Wednesday, December 12, 2012

Do you get bored?

The other day I got to work really early and had an interesting conversation with a colleague. He said that the one thing he does not want to hear EVER EVER is "I'm bored". Never. He said:

"I don't recall ever being bored. NEVER EVER! There is just so much to do, how can you ever be bored? You're either struggling to live, or have the luxury to learn and explore. How can someone be bored?"

Have you ever been bored? How often? I can barely ever remember having enough time on my hands to get bored. At least not in the recent years. I've been tired, disgusted, discouraged, frustrated, but bored? It's really hard to recall any occasion where I was just sitting there not knowing what to do. I always have too much to do, so much I want to learn, so much I NEED to try before my time is up (and it could have been up already..!).

My colleague and I both agree that having no TV at home is the way to go. You get so much more time to do other stuff. How else will I find the time to work a full-time job and a startup and still find time to make music, read, write, have meaningful conversations with people around me, sleep, clean the house and keep a healthy diet?

DID YOU KNOW? In the 19th century, people bought music sheets so they could play them at home and the publishers only included the gramophone recording as a bonus so you know how it's supposed to sound! Nowadays, we pay for the recording and get the lyrics for free... How did we become such a passive society? Why do we accept complacency as a norm when there is so much we can do to make a difference not just in the world but in our own lives? What is the rationale behind paying Rogers/Bell/Canal Satellite to spoon-feed your brain for 20 hours a week while your brain and heart beg for more stimulating activities? It doesn't make sense and I don't think I can ever justify paying for cable/satellite TV.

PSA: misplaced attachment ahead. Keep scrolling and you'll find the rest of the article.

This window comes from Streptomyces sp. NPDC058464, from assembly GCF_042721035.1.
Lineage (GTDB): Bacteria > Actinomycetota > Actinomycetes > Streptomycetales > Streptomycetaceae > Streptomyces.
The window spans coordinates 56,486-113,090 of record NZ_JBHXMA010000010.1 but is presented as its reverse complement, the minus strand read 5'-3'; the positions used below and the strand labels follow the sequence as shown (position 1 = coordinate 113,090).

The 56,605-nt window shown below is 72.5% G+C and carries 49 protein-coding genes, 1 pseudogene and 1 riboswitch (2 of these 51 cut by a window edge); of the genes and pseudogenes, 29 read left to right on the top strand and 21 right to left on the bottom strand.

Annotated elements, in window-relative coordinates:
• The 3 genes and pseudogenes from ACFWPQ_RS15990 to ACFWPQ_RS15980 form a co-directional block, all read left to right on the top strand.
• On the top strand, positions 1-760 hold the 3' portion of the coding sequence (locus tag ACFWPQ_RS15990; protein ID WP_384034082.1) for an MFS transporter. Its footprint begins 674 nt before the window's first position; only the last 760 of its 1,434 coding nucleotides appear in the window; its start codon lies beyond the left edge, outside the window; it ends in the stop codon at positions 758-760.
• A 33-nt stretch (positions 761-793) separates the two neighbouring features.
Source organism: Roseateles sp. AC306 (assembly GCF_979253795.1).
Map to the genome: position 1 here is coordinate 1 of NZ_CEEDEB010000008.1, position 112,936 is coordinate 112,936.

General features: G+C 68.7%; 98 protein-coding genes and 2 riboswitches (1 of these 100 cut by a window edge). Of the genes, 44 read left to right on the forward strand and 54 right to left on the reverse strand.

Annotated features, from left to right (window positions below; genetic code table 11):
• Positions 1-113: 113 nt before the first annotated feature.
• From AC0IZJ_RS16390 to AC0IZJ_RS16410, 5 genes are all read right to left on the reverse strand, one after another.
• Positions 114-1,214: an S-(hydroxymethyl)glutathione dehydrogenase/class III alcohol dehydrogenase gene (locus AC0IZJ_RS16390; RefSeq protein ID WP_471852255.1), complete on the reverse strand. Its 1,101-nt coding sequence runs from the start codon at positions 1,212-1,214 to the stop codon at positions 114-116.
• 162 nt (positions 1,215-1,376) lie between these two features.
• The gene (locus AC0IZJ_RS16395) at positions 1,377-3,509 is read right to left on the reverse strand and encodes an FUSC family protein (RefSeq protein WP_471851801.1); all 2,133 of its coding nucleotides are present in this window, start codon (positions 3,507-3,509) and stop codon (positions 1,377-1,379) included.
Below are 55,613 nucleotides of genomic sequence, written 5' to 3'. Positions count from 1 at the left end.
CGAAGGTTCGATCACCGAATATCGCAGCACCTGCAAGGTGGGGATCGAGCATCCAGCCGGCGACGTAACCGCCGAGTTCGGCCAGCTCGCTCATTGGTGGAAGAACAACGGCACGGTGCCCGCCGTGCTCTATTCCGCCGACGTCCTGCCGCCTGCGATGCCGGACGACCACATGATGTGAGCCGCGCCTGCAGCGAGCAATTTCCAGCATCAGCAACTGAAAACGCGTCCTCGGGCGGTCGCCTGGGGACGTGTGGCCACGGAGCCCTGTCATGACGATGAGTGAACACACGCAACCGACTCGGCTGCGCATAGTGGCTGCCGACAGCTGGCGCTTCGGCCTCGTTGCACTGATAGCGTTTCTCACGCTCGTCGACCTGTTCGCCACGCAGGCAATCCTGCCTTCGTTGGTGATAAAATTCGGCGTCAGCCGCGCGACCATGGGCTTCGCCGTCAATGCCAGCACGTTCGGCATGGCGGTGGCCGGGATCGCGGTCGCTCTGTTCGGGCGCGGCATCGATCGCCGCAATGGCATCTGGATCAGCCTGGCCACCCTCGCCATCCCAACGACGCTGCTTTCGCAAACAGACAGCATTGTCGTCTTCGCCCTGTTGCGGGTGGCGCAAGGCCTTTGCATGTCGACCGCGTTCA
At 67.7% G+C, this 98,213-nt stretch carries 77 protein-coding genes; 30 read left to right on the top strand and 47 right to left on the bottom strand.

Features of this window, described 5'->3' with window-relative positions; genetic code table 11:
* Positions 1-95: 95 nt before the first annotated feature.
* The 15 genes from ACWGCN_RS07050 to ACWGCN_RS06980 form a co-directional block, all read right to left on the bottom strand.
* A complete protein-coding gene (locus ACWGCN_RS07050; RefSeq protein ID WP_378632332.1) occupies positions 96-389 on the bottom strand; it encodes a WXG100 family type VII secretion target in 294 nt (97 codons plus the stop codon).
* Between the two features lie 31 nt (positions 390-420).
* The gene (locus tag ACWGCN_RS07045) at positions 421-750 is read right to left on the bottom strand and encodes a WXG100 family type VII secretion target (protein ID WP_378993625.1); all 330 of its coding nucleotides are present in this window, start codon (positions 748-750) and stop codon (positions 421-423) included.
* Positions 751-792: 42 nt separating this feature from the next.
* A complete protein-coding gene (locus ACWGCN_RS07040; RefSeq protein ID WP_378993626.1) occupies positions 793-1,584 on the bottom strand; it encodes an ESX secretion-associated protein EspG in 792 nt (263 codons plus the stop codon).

As I wrote this blog, I realized that I HAVE been bored once before, and I never want to experience it again: after my surgery, when I was in hospital, or a little before I went back to work. I suppose it was not pure boredom, but also frustration at one's own physical inabilities and the need to feel alive again. But trust me, I'm never getting bored again.

So are you ever bored? If so, why? how? when?

1 comment:

  1. I guess for me, boredom is just a form of discouragement. I sit there not knowing what to do because anything I can think of doing seems too difficult or unsatisfying. I've thought about boredom before, philosophically, and it really seems that it is always a mask for some other problem; it doesn't really exist as a fundamental state of being.